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Calodendrum capense

   (Family: Rutaceae)
Afrikaans: Wildekastaiing English: Cape Chestnut, Wild Chestnut Xhosa: umBhaba  EDIT
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Plant Type: EDIT  Tree
Height: 7 - 20m
Special properties:
  Has Medicinal Uses
Rarity Status:
Preferred rainfall: Winter
Preferred position:
Full Sun
Tolerated soil:  
pH: neutral
Flowering time EDIT
                  x x x
Jan Feb Mar Apr May Jun Jul Aug Sep Oct Nov Dec
Flower colours
Flower type
  Flower scent EDIT
  Faintly sweet-scented
  Flower info
  Pale pink, carried in conspicuous terminal panicles during early summer. Each flower has five long narrow pale pink petals (4-5 cm x 0.5 cm), alternating with five petal-like staminodes (sterile stamens), also pale pink but conspicuously dotted with purplish to maroon glands. The calyx is star-shaped and persists after the flower has dropped off.
Leaf shape EDIT
Leaf margin
Leaf type
Leaf texture Smooth
Bark / Stem type
  Leaf scent
  Strong scent
Leaf size 50 - 220mm
  Leaf info EDIT
  The leaves are dark green, relatively large (5-22 cm long x 2-10 cm wide), simple, with untoothed undulate margins, and elliptic in shape. At the coast this tree is often evergreen, but inland it is deciduous with rich yellow autumn colours.
Fruit type EDIT
Seed colour
  Seed info EDIT
  SeedThe ovary, on a long gynophore (stalk carrying the female organs), swells to form the fruit which is green maturing to brown, 5-lobed woody capsule with a rough warty surface, splitting during late summer to autumn, to drop the large smooth black seeds which are hard but surprisingly light in weight.
Description EDIT
A well-shaped tree with a single trunk and a dense rounded canopy, growing up to 7m, but may reach 20m in a forest envirnment.
The flowers are large and pink and carried in conspicuous terminal panicles.
Growing EDIT
Calodendrum capense does best in deep fertile, well-composted soil with plenty of moisture, particularly during spring and summer, and requires a warm sunny position. To develop and maintain its shapely canopy, it requires protection from strong, sustained winds, like Cape Town's south-easter. Young plants require protection from frost, but established specimens should be able to survive in Zone 9 (-7°C / 20°F) When grown in bitterly cold areas, it is likely not to flower very well.

Calodendrum capense is propagated by seed or cuttings. Seed can be sown as soon as it drops in late summer to autumn, or kept refrigerated and sown the following spring or summer. Sow in deep trays in well-drained soil. Germination should take 10-40 days but may be erratic with older seed. In colder climates, bottom heat should be used. This tree has a relatively long juvenile phase and will rarely flower until it is 7 or 8 years old.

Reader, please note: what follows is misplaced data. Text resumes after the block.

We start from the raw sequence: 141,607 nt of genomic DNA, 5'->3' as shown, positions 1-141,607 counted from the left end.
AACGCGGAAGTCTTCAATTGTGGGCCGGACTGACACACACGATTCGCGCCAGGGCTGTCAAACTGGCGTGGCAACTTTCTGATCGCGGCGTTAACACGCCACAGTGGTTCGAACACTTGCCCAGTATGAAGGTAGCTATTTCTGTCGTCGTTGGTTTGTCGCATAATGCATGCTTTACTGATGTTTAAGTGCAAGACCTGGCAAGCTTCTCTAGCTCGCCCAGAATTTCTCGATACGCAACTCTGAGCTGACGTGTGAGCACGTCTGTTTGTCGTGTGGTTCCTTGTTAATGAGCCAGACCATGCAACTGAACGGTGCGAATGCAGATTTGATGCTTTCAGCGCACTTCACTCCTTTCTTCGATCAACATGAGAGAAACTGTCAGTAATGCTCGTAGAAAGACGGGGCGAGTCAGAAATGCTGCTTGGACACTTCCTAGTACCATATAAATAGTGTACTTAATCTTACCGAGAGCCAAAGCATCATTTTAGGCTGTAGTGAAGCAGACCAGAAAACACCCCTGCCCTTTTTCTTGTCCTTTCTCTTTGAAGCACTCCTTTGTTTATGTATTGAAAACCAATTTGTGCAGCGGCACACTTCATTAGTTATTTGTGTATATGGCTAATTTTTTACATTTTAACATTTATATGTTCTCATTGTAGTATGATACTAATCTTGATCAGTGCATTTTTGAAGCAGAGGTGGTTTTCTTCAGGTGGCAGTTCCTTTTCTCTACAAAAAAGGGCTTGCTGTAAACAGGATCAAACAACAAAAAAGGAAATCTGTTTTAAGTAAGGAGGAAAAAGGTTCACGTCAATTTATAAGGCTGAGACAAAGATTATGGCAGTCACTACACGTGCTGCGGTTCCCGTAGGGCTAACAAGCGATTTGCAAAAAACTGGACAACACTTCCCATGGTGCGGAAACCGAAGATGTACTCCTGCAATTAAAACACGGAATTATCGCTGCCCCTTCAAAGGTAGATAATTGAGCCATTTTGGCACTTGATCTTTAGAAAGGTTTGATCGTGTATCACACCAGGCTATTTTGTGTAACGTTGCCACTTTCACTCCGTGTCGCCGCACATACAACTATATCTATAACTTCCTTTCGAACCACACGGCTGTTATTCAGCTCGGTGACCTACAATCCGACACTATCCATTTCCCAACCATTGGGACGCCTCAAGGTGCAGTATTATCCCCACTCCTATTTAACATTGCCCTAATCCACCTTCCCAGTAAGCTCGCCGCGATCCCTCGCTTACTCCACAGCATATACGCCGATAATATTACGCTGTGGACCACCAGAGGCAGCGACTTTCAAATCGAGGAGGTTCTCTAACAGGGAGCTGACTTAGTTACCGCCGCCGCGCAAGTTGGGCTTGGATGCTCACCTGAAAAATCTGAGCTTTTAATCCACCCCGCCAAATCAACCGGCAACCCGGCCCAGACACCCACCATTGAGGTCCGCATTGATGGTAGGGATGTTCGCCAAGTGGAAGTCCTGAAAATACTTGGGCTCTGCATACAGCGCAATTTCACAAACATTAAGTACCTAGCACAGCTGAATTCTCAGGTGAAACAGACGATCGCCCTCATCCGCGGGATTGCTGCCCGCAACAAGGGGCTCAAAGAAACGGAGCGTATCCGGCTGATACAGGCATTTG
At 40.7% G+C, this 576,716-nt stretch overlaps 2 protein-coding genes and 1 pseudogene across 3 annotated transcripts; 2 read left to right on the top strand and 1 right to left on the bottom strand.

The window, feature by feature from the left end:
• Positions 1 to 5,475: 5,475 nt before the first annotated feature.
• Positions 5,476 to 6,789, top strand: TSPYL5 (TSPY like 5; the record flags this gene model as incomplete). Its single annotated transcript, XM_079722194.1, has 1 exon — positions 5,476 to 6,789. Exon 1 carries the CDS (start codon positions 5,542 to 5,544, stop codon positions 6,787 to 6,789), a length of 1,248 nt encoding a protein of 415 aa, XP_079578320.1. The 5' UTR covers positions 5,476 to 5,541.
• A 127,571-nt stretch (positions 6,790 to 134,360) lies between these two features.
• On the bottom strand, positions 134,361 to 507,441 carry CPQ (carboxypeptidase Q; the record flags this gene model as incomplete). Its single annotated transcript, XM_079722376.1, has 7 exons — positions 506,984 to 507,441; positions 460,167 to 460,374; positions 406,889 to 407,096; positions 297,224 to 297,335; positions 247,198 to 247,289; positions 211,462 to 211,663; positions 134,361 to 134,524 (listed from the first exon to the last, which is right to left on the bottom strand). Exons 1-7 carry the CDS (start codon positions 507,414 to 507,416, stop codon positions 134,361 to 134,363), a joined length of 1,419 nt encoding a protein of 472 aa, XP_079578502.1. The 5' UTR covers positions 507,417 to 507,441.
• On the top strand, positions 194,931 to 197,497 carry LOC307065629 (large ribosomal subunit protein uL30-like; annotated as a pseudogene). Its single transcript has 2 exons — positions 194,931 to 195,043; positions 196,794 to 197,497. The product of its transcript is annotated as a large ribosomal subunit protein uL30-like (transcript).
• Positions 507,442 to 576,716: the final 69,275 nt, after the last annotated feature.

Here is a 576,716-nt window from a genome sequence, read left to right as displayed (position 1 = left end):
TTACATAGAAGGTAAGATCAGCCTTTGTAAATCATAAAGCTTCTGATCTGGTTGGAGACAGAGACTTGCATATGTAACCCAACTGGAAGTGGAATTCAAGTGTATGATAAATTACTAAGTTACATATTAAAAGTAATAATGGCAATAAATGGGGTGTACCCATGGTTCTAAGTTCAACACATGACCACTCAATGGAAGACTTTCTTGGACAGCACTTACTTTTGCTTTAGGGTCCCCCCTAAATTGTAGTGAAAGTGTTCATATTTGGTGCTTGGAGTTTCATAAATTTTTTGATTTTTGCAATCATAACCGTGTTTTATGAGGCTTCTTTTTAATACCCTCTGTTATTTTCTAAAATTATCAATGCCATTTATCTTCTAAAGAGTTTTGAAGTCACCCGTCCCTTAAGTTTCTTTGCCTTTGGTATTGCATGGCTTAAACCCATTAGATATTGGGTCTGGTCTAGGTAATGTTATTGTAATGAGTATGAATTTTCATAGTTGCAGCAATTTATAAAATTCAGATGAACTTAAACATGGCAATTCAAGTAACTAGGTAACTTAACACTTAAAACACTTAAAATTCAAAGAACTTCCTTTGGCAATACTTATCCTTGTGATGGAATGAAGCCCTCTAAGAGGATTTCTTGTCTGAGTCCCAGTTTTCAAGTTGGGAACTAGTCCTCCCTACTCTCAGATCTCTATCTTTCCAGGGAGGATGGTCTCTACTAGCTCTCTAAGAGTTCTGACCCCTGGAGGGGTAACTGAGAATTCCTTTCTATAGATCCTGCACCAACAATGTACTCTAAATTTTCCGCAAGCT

Cuttings should be taken from new growth in spring to early summer, treated with a rooting hormone and rooted under mist using bottom heat. Trees propagated by cuttings should flower in 4 to 5 years.
Young trees transplant easily and under ideal conditions can grow nearly 1 m in a year.
Distribution EDIT
It occurs along the south and east coast of southern Africa from around Swellendam in the Western Cape through the Eastern Cape, KwaZulu-Natal, Mpumalanga, Swaziland, Gauteng, North West and Northern Province and into tropical Africa as far north as Tanzania and Ethiopia, and grows mainly in forests and kloofs (ravines / gorges), but occasionally in scrub and riverine bush, from sea-level to 2000 m.
History EDIT
Calodendrum capense got its common name because William Burchell (1782-1863) thought that the flower and fruit resembled the horse chestnut. It is, however, not closely related to the chestnuts.
A very ornamental tree, suitable for use as a shade or specimen tree in gardens and parks, also as a street tree.

The timber is white or light yellow, fairly hard but bends well and is easily worked. It is used for tent bows, wagon-making, yokes, planking, shovel handles, and furniture, and is considered one of the most generally useful hard woods.

The bark is used as an ingredient of skin ointments and is sold at traditional medicine markets. Seeds are crushed and boiled to obtain oil that is suitable for making soap.

The Xhosa believe that the seeds have magic properties, and hunters used to tie them around their wrists when hunting to bring them skill and good luck.
Ecology EDIT
Samango and vervet monkeys, and rameron and olive pigeons, cinnamon doves and Cape parrots eat the seeds. The larvae of several butterfly species, including the orange dog (Papilio demodocus) which also uses other citrus family trees, breed on the foliage.
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